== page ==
I looked up a few of Martin Luther King Jr’s quotes. He was a leader, a visionary and believed in equality for all. In these tumultuous times, the importance of respect for our fellow man is something too many of us have lost. Truth is, having one person lose that respect is one too many.
If you have not seen the video of the young teens from the Covington School in Kentucky harassing the Native American man who is a Vet and served our country, you should. This young teenage boy behaves with such arrogance, distain and superiority and that starts at home.
The quote that I was drawn to is “Injustice anywhere is a threat to justice everywhere”. Our Government is shut down, people can’t seem to agree to disagree, and we have anti-racist sentiment that has become more rampant. I am not sure how the tides turn or where we go next but there are always lessons in history. Today is a good day to think about them.
Looking for something to binge watch today? Eyes On The Prize is only $4.99 on Prime Videohttps://www.amazon.com/Awak…It’s seriously epic viewing. There are so many stories of leadership, heroism, and sacrifice from the Civil Rights Movement, it’s beyond humbling. It’s also disturbing to fully understand just how hard Black people have had to fight and die for their humanity in the U.S. There’s a Part II after that, as well, that goes into the ’80’s.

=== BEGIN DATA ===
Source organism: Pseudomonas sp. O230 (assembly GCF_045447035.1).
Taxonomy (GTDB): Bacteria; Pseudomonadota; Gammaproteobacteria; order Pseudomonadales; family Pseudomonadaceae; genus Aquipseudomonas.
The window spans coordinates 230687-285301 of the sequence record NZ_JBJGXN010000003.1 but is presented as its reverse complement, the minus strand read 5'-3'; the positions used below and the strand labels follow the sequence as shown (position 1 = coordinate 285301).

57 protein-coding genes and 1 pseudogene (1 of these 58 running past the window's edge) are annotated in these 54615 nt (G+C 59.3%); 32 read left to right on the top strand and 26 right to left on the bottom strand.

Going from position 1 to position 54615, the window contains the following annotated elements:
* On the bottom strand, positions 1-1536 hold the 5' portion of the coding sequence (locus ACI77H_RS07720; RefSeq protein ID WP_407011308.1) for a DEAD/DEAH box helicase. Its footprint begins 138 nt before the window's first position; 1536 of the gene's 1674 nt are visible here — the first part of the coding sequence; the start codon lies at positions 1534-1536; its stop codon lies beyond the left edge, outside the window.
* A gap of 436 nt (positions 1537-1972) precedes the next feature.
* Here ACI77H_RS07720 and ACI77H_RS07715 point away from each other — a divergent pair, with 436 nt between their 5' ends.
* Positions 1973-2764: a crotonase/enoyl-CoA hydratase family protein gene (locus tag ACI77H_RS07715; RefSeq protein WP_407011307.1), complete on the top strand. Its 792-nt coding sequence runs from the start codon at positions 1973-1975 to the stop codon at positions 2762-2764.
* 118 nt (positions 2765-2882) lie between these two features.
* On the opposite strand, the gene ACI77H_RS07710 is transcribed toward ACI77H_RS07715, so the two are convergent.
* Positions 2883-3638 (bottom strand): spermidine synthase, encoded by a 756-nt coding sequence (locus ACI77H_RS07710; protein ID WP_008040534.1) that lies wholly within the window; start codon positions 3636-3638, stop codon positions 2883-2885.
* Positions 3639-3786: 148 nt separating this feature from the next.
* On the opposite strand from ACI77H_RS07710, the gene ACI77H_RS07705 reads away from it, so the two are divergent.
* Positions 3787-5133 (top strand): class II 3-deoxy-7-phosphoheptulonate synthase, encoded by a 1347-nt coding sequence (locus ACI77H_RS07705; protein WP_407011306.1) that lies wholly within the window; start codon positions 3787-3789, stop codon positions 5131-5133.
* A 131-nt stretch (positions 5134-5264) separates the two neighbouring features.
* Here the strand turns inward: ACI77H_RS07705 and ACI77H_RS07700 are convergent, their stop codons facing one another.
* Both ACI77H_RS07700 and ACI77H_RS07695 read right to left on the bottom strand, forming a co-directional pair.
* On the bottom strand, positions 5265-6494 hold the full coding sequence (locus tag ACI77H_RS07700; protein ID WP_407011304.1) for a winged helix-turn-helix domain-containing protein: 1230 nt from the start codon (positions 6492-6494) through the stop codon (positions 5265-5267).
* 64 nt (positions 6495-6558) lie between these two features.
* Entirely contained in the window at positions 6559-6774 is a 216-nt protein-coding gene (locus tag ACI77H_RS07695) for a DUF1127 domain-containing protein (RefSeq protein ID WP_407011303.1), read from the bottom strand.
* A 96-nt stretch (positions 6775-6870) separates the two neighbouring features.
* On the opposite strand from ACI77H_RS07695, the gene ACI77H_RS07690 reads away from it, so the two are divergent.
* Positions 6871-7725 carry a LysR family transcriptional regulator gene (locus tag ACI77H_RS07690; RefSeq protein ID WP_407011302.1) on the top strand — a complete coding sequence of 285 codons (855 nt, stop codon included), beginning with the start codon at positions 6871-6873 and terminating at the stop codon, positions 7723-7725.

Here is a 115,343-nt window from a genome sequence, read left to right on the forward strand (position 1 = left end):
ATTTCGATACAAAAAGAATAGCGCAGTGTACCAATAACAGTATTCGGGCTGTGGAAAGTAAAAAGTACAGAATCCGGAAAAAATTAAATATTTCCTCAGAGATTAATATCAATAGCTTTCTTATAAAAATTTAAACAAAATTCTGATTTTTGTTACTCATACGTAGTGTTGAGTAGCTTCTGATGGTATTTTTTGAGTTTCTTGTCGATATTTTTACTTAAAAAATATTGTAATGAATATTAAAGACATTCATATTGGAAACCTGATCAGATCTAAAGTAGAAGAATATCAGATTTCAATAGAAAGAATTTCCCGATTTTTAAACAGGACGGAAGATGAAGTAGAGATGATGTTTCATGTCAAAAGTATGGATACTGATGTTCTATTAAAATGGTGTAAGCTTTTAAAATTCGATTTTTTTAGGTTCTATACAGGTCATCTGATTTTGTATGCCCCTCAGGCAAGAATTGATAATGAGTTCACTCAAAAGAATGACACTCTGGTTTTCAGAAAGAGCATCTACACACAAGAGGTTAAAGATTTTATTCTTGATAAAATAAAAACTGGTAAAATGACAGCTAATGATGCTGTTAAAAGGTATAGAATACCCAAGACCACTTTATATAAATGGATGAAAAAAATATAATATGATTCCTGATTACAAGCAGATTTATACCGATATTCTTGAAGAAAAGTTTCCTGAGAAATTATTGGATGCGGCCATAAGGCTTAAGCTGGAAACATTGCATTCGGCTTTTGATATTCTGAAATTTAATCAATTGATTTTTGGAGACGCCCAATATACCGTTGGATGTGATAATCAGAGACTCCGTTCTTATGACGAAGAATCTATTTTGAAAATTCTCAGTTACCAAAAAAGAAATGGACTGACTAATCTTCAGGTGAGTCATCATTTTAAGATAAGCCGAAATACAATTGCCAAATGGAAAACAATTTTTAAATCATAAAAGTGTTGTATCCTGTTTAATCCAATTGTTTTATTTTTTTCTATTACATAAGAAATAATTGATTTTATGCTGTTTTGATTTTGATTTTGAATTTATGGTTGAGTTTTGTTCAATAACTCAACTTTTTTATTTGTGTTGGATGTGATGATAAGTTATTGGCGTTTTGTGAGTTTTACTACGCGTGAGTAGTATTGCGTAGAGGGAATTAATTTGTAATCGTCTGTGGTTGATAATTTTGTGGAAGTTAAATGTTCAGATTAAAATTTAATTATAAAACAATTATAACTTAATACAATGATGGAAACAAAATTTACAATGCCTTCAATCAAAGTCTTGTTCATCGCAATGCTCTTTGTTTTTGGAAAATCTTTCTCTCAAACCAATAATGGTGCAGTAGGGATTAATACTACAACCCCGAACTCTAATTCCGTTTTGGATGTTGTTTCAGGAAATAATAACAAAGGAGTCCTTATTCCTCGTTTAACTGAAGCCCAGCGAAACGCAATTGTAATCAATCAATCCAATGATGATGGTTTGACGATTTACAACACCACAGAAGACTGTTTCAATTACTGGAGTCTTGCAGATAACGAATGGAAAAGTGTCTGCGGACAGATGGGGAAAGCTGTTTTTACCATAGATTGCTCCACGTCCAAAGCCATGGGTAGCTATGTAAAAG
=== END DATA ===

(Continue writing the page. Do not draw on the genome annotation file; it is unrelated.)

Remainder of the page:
You should take a look at the full video or at least a summary of the complete context. The way they presented those kids in the initial video that went viral completely misrepresents what happened.https://www.cnn.com/2019/01…
Was reading that and saw it yesterday.
I watched the entire video and it did NOT misrepresent what happened. It did show that there were other forces at work and the CC kids were being taunted by the Black Israelites (a very fringe group). But the CC kids did mock the Native Americans (tomahawk chops etc) and another video has emerged of the CC boys taunting a young woman. https://www.inquisitr.com/5…DON’T be fooled.
Turns out it was a different group of kids taunting the woman.In watching these videos, our own inner narrative helps to interpret what we see.I have had three teenage sons who were probably as sheltered at this age as these boys seem to be.
I am not sure it is sheltered as much as it is one dimensional. These days with the amount of information available, I would hope more teenagers would look outside their home as the end all be all on how to see the world.
Even without the extremes of what they experienced from an ethnic standpoint (not merely African Americans and Native Americans, but religious extremists and activists), I wonder what would have prepared these boys from a small suburban town for the type of provocation and harrassment they experienced from adult-led activist groups in a public setting.I can’t say my own children would have been better prepared. I have raised them to be tolerant, compassionate and respectful, but admittedly shielded them from actors like Nathan Phillips and the Black Hebrew Israelites.
Fair enough. Perhaps raising kids in NYC you are exposed to more elements that you have to learn and understand earlier on.
So true. And I imagine your kids were more sophisticated at that age than most teens. :)I remember taking my young suburbanite kids to Canter’s Deli (Los Angeles) one night and the shock it was for them. I then realized I had some work to do!Even so, as teens they are/were immensely more socially and self- aware than I was growing up in the Midwest at that same age.